by Matias Cattaneo, Economics
Teaching Effectiveness Award Essay, 2007
In the fall of 2004 I was the GSI for a graduate-level course in mathematics and statistics taught in the first year of the PhD program in Economics. I initially thought that the students in such a technical class would have a strong background in mathematics, statistics, and economics. However, when I asked students about their academic backgrounds, I realized I was deeply mistaken. Students’ backgrounds ranged from Political Science or Public Health to Engineering or Physics, which meant that some of them had strong skills in quantitative methods while others lacked this kind of knowledge. I was facing a big challenge: I had to teach highly technical topics to a very diverse audience. More importantly, I had to do this while following the pace of the professor’s lectures, attending to the demands of the students with strong technical skills, and preventing those students with relatively less preparation for this class from falling behind.
I had to find a way to make the course challenging enough for high-skilled students and at the same time feasible for low-skilled students. After thinking about alternatives that would help me address this problem, I came to the conclusion that writing section notes could be an effective strategy. I started to write notes that included a summary of the topics covered in lecture, examples, exercises, and, when appropriate, additional material. My goal was to provide students with a systematic discussion of the material before each section meeting so that they could learn about the contents of the section in advance and come to class more prepared. This would allow low-skilled students to follow the class more closely and enable them to ask questions about the material in section. My hope was to make the learning process more gradual for these students. I also wanted these notes to benefit the high-skilled students, and therefore I included optional advanced material related to the topics covered in lecture, more demanding exercises and examples, and suggestions for further reading. For these students my aim was to provide more challenging topics that would deepen their knowledge and simultaneously give them basic material that they could use as a review. Furthermore, I also expected that the process of preparing these notes would allow me to identify topics I should cover in class, relevant examples, and different ways to present them both in section and in the notes.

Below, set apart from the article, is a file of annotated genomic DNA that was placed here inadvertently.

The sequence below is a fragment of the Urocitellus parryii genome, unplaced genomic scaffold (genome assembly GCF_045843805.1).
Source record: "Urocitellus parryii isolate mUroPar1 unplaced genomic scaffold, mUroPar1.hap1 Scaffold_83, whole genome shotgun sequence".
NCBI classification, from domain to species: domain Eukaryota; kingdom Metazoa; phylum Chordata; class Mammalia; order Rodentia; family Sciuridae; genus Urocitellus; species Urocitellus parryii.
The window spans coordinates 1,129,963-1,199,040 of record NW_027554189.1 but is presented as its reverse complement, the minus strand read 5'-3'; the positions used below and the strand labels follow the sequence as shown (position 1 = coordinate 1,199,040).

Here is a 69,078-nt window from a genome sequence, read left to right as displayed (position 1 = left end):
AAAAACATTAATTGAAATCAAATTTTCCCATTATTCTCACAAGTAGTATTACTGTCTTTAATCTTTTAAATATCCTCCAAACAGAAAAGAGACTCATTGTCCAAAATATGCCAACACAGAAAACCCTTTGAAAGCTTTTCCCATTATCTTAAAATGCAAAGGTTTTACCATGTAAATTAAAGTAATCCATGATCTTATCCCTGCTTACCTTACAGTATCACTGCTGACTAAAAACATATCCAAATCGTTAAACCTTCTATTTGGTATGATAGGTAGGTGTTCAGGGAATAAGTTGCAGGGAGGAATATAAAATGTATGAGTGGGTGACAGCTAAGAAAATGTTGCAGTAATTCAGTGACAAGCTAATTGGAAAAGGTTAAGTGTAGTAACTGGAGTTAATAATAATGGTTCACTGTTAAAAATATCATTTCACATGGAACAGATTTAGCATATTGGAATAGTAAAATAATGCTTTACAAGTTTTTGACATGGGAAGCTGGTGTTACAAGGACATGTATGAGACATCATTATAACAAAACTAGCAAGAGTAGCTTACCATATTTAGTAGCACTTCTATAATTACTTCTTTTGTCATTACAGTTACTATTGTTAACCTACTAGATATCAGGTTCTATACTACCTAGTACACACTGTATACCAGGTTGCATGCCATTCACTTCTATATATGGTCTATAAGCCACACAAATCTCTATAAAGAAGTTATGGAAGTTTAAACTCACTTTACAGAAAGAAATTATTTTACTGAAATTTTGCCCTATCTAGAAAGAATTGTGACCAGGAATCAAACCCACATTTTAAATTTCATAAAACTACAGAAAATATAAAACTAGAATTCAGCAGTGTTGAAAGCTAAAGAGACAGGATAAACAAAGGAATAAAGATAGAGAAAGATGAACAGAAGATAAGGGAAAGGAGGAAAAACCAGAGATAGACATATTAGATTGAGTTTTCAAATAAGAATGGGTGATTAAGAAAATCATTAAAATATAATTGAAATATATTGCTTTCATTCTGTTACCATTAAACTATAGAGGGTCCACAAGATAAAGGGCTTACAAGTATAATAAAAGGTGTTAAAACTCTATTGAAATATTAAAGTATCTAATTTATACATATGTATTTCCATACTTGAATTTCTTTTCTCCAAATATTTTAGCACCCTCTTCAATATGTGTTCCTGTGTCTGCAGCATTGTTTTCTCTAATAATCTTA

After writing section notes for a few weeks, I started noticing a change in the dynamics of the class. At the beginning of the semester, low-skilled students would ask very basic questions and high-skilled students would try to move forward to cover more advanced topics. After the introduction of the section notes, however, low-skilled students had already solved their basic questions while reading the notes, and hence they would be prepared to absorb more complex class material. This new dynamic left more section time to cover intermediate and advanced topics, which made high-skilled students more comfortable with the course. Also, students started to take the notes as a reference point in their learning process, and they began to come to office hours to discuss specific issues they had identified while studying the notes. Furthermore, if an important topic came up in class that was not covered in the notes, I would go back and include it for future reference. As a result, by the end of the semester the notes reflected all the work done during the term, and this allowed the students to realize the incredible amount of knowledge they had acquired. It also gave them additional confidence to face the final exam.
I have been writing section notes for the last three years, a strategy that has shown itself to be successful in different graduate classes ranging from Macroeconomics to Statistics. The section notes have helped me to present the material more systematically, address difficult extensions, and discuss related topics. It has proven to be an extremely effective strategy to teach students with diverse backgrounds.